First lesson! But first, some meteorology:
KRYV 060058Z AUTO 00000KT 10SM BKN090 12/M03 A2991 RMK AO2
The above line is called a METAR
. It's a one line reading of the current weather conditions. More later, but all you need to know is that the weather was fabulous.
I was originally scheduled for 7:00 p.m., but since sunset was at 7:27 tonight, I called the FBO and was able to move that up to 6:30 p.m.
I arrived about 10 minutes early, and Adam was just finishing up his previous student. Rana had the plane checked out and the keys were ready, so Adam and I went to the flight line to start the pre-flight checks. Since N9002E
is used primarily for training, there was a laminated checklist and we went through it in detail. We made a counter clockwise path around the plane, checking flight surfaces, moving parts (ailerons, elevator, rudder, etc.). We also checked the fuel and engine.
With the inspection complete, we buckled ourselves in, performed the engine start checks, and then we started moving. After some taxi practice, we made our way out to Runway 23. We stopped short and did our runup checks while a plane in front of us was moving onto the runway. The runup checks involve bringing the engine to speed and checking the component gauges and magnetos to make sure everything is functioning properly.
Since Watertown (KRYV) does not have a tower, we don't need a clearance, per se, to take off. But protocol says we still should announce our movements over a common frequency so that other planes in the area know what we're up to. We move onto the runway, align with the center line, then a bit of a surprise. Adam has me throttle up, and we're rolling. Then he gives me the plane and tells me to watch the air speed indicator and notice what happens when we hit 55 knots. I'm holding back on the yoke, and sure enough, when we hit 55, we lift off the ground and we're airborne. We turn to the south and climb to around 3500 feet and make our way to the manuever area. Once there, we work our way through a number of turns, do some climbing and descending, and similar things to familiarize me with the plane. We even did some stall training! Funny thing, stalls. The whole concept might seem intimidating, since it's another way of saying the plane has lost the ability to fly. But it's really not a big deal and it's very easy to recover from. Just point the nose down and apply power. Now a stall during a turn could be an adventure, but we'll learn how to deal with those later.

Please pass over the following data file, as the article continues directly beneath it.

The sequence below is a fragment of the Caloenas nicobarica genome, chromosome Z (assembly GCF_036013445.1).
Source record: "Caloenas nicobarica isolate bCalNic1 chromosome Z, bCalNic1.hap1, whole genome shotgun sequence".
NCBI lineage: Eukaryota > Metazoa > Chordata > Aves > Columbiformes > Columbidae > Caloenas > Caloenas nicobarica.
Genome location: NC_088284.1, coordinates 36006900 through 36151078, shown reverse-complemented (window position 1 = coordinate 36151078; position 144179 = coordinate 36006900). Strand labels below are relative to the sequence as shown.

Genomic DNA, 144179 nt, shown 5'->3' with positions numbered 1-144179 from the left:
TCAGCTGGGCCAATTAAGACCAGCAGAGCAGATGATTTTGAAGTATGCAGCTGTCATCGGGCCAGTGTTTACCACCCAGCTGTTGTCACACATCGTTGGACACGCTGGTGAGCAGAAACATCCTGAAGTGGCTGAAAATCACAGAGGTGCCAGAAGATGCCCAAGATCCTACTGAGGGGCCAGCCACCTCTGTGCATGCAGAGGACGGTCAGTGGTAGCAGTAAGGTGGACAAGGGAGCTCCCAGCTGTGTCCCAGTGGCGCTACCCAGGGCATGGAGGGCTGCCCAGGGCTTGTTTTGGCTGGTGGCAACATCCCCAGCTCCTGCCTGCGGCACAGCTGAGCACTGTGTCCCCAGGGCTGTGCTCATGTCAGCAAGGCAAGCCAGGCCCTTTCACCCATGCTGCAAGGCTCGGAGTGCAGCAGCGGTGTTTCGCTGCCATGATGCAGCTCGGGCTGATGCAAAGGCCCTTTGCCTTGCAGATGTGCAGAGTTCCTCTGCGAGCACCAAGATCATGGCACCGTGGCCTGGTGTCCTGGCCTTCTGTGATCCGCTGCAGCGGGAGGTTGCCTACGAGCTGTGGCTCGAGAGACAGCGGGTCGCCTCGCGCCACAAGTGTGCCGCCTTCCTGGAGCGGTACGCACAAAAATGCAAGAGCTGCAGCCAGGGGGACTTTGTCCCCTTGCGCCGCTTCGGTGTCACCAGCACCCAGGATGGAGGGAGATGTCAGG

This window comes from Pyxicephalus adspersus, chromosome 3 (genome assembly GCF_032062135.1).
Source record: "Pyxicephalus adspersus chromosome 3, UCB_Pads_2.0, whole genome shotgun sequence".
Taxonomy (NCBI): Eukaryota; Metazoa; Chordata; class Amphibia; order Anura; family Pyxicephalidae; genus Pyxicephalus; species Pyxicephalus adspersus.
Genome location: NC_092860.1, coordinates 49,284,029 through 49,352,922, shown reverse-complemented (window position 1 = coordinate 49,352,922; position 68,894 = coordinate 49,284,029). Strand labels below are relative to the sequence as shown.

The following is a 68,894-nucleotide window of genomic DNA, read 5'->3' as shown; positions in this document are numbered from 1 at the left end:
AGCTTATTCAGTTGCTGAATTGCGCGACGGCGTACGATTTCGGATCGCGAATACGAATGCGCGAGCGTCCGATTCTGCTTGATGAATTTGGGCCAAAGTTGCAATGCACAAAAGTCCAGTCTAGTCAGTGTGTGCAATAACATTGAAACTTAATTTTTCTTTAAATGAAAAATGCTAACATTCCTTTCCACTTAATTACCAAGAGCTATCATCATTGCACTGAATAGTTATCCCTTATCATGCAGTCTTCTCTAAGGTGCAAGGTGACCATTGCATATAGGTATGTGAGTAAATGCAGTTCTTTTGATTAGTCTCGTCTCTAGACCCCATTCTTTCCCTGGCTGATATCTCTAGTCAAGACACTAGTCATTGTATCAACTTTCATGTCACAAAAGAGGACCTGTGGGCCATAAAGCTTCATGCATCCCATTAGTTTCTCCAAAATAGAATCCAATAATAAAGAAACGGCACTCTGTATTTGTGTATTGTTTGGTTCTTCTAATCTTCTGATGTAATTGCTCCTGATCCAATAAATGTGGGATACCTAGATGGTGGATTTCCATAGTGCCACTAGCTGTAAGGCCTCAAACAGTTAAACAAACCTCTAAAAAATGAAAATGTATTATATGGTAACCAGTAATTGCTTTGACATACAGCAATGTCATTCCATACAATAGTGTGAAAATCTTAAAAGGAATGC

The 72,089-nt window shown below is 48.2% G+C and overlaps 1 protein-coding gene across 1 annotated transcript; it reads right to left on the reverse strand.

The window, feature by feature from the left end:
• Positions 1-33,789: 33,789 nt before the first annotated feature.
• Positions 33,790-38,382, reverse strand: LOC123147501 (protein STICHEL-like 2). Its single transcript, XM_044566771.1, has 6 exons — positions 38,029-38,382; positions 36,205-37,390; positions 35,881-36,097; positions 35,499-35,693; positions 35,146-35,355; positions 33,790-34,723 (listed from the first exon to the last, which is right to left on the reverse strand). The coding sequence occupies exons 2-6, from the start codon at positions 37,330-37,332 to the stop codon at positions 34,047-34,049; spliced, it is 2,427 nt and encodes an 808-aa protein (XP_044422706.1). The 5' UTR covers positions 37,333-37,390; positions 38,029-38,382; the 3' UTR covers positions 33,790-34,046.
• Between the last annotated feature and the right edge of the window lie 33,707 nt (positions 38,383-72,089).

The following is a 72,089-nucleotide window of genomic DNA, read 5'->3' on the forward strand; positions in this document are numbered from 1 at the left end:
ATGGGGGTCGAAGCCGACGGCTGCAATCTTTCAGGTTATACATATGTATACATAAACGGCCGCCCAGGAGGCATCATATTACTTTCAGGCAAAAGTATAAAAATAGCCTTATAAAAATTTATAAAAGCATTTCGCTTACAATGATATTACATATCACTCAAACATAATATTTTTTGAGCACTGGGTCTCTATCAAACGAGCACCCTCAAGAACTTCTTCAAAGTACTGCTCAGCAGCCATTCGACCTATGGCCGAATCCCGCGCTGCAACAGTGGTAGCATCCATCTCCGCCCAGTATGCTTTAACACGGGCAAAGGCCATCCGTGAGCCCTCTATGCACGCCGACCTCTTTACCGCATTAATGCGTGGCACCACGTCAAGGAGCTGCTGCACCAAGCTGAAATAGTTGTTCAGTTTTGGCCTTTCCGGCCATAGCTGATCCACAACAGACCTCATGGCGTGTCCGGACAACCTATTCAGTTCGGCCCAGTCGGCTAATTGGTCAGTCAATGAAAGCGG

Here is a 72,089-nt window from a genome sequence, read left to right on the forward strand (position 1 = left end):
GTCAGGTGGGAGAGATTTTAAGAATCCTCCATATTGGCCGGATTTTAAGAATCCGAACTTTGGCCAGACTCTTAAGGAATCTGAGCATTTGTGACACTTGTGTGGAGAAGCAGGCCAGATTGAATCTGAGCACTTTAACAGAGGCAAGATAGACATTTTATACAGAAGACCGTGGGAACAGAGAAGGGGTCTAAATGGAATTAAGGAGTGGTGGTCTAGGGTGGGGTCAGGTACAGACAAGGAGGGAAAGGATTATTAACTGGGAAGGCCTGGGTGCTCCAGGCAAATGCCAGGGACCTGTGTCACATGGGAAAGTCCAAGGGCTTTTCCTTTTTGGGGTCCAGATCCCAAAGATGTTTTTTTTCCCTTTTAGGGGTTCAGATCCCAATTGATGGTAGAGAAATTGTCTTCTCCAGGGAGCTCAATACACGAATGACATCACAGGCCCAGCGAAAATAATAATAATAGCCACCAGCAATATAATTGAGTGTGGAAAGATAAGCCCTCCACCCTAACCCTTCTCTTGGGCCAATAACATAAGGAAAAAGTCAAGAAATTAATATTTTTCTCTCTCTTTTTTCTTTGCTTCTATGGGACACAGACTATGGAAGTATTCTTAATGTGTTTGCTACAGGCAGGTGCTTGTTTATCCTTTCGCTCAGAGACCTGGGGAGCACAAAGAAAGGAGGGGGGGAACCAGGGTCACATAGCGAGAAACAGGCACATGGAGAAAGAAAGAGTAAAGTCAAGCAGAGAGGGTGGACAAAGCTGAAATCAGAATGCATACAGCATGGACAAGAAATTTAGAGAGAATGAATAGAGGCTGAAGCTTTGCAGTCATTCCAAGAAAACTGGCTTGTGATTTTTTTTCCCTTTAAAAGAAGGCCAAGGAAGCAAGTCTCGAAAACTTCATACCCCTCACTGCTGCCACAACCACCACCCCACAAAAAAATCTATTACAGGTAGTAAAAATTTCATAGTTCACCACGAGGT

The sunset was a normal one I suppose, but it was the first one I've seen while flying an airplane. So it was just gorgeous. We made our way back to Watertown, entered the pattern, and brought 02E in for a landing. I actually had the plane all the way down until Adam took over and flared the plane for landing. We cleared the runway, taxied back to the ramp, shut down and performed our after checks. Back in the FBO office, I got my very first logbook entry.
We're on our way.
Next lesson is Friday. More then. Thanks for stopping by.